Let's start by reading why Y-Combinator accelerator group went with the name:

The Y combinator is one of the coolest ideas in computer science. It's also a metaphor for what we do. It's a program that runs programs; we're a company that helps start companies.
Why did you choose the name “Y Combinator?

"A program that runs programs" seems cool, but what is it like?
`Y = λf.(λx.f(x x))(λx.f(x x))`
And in JavaScript:
`Y = f => (x => x(x))(x => f(y => x(x)(y)))`.

Essentially, it helps us write recursive code when recursion is not supported by the programming language; and so is not needed with most modern ones.
Though let's explore it more together, it'll be fun!

``````const factorial = n => (n === 1 ? n : n * factorial(n - 1))
factorial(5) // 120
``````

This works because the function refers to itself by name. What if that's not possible? Imagine mapping over an array, using an anonymous function.
Or need for a recursive arrow function to be passed as a property. Like:

``````<Computation
input={5}
calculation={n => (n === 1 ? n : n * factorial(n - 1))}
/>
``````

Won't work.

Again, yes, there are workarounds, and most of them are better solutions;
But we are here for fun.

So let's use the Y-combinator:

``````<Computation
input={5}
calculation={Y(factorial => n => n === 1 ? n : n * factorial(n - 1))}
/>
``````

How does it work?
We need to learn some calculus; but not now. Let's tackle if differently. The hard way.

Move back a bit.
Imagine a function.
We want more of it.
We call it, and we get even more.
`f => f.f`, or `f => f(f)`.

But a function definition does not do anything. We need to run it, and for that, it requires an argument.
But what?

``````const loop = f => f(f)
loop(loop) // Maximum call stack size exceeded
``````

Execution, Forever!
We are getting there.
But one may ask, aren't we still using the name to implement recursion?
Yeah…
Yet, similar to how: `(x => x + 1)(3) // 4`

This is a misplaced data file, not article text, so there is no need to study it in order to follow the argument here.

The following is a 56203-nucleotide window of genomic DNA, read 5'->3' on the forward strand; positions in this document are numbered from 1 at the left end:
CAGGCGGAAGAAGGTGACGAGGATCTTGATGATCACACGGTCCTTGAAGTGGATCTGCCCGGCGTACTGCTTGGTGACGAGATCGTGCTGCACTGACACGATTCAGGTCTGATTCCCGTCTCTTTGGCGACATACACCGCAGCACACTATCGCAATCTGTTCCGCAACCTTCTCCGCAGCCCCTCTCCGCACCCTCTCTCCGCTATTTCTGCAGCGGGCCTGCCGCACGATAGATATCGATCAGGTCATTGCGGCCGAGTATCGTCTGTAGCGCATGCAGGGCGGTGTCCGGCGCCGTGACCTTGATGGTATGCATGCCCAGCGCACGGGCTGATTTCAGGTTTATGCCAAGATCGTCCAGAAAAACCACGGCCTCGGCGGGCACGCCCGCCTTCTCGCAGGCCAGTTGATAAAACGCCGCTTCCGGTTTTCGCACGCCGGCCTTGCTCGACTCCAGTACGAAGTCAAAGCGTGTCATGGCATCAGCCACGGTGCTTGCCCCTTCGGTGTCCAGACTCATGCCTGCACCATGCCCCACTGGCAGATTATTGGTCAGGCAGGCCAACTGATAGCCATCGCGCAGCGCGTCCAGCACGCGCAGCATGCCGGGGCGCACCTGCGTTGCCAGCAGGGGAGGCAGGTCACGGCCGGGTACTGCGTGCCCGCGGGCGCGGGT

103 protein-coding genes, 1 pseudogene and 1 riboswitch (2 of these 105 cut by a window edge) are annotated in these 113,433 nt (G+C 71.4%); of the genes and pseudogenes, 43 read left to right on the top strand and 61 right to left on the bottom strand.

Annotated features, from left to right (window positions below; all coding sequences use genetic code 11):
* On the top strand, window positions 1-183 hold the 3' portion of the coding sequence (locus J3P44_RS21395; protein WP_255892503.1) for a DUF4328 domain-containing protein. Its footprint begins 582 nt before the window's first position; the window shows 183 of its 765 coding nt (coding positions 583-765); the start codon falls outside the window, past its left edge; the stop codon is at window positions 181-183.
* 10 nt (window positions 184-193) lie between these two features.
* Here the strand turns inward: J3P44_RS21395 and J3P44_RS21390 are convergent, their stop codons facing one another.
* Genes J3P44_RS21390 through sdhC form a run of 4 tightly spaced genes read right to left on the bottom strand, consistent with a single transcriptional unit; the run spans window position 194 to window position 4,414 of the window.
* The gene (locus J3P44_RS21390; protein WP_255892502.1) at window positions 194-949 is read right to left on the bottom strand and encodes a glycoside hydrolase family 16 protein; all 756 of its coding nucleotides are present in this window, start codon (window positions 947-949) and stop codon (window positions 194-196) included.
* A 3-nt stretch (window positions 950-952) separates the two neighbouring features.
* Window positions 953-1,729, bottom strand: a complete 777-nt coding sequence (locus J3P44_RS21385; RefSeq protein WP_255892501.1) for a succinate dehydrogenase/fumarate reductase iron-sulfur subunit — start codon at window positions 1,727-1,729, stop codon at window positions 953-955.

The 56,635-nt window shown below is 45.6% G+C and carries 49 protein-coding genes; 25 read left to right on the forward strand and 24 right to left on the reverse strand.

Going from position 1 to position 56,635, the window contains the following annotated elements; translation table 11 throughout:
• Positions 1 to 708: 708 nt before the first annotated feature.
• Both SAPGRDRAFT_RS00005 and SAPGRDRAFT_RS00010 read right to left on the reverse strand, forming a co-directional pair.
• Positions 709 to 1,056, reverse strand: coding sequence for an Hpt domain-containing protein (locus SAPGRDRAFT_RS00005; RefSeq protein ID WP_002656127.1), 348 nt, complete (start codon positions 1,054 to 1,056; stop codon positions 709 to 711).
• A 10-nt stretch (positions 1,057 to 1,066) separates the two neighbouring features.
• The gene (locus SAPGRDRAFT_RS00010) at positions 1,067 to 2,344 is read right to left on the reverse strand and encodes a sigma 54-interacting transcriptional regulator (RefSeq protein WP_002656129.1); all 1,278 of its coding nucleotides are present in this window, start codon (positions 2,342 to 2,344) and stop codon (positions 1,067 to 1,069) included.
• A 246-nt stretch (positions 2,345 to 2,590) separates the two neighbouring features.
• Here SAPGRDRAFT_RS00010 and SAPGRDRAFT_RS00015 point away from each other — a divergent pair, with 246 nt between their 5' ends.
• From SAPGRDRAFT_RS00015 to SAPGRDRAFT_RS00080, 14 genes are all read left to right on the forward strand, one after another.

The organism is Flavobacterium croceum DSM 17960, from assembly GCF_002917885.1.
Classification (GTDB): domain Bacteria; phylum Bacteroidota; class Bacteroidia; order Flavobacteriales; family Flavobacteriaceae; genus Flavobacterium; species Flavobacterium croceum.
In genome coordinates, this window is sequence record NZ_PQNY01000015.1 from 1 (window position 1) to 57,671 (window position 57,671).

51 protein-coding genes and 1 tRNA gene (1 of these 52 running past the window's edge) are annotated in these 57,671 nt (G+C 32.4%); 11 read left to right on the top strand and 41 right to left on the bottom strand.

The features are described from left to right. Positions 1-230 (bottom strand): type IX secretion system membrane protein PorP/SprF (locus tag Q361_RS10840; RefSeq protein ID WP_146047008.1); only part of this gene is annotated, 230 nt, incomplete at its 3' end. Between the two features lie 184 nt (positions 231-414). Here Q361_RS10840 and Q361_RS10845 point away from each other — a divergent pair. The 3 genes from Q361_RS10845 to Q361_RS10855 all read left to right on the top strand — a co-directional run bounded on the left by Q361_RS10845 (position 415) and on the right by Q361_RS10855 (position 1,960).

we could write: `(fn => fn(fn))(fn => fn(fn))`.
We're back.

We have an infinite execution – a recursive function without a base-case to halt it.

`n => n === 1 ? n : n * factorial(n - 1)`
but what `factorial`? It's not defined.
We need a function to call, and cannot reference it by name. Alternative?
We could pass it as a parameter:

``````factorial => n => n === 1 ? n : n * factorial(n - 1)
``````

Recall loop function from before: `f => f(f)`. Applying the same idea, we would have:

``````factorial => n => n === 1 ? n : n * factorial(factorial)(n - 1)
``````

We ran `loop` like: `loop(loop)`. So too for our factorial function, we should:
`factorial(factorial)(5)` and get back `120`!

So far we have:

``````const rec_factorial =
factorial => n => n === 1 ? n : n * factorial(factorial)(n - 1)

rec_factorial(rec_factorial)(5) // 120
``````

Let's refactor it using the `loop` function we had:

``````const loop = f => f(f)

const factorial = fact => n => n === 1 ? n : n * loop(fact)(n - 1)
loop(factorial)(5) // 120
``````

Two problems though. It's not quite right to

• know we should pass `factorial` to `loop` to execute it on `loop(factorial)(5)`. It belongs to `factorial` implementation.
• mix `loop` with `factorial`'s internal logic. `loop(fact)(n-1)` is mixing different matters; it's noisy.

For the first problem, we move `loop` into the `factorial` implementation:

``````const loop = f => f(f)
const factorial = fn => loop(fact => n => n === 1 ? n : n * loop(fact)(n - 1))(fn)

factorial(5) // 120
``````

Note we can remove `fn`, similar to:

``````const increase = x => x + 1
[1, 2, 3].map(x => increase(x))
[1, 2, 3].map(increase)
``````

We can write:

``````const loop = f => f(f)
const factorial = loop(fact => n => n === 1 ? n : n * loop(fact)(n - 1))

factorial(5) // 120
``````

And for the second issue, we could use a helper:

``````const loop = f => f(f)
const factorial = loop(fact => n => {
const f = loop(fact)
return n === 1 ? n : n * f(n - 1)
})
``````

The return line is more readable now, but the function…
It contains the logic for both recursion,
and factorial computation.

``````const loop = f => f(f)
const recursion = fn => loop(g => n => {
const loop_g = loop(g) // replace g, with loop(g), so fn does not need to know about it

return fn(loop_g)(n)
})

const factorial_logic = fact => n => {
return n === 1 ? n : n * fact(n - 1)
}

const factorial = recursion(factorial_logic)

factorial(5) // 120
``````

Much better.
And we should be able to remove `n` inside `recursion` function, right?

``````const recursion = fn => loop(g => {
const loop_g = loop(g) // Maximum call stack size exceeded
return fn(loop_g)
})
``````

Our intermediary function `loop_g` is getting executed, but it should have waited for a parameter (the one we just removed). Let's fix it:

``````const recursion = fn => loop(g => {
const loop_g = n => loop(g)(n)
return fn(loop_g)
})
``````

Improve the styling now and make things inline:

``````const loop = f => f(f)
const recursion = fn => loop(g => fn(n => loop(g)(n)))
const factorial = recursion(fact => n => n === 1 ? n : n * fact(n - 1))

factorial(5) // 120
``````

Now remove the `loop` function by changing:

• `loop(g)` to `g(g)`
• `loop(g => ...)` to `(f => f(f))(g => ...)`

We would have:

``````const recursion = fn => (f => f(f))(g => fn(n => g(g)(n)))
// as we saw  Y =  f => (x => x(x))(x =>  f(y => x(x)(y)))
``````

Aha!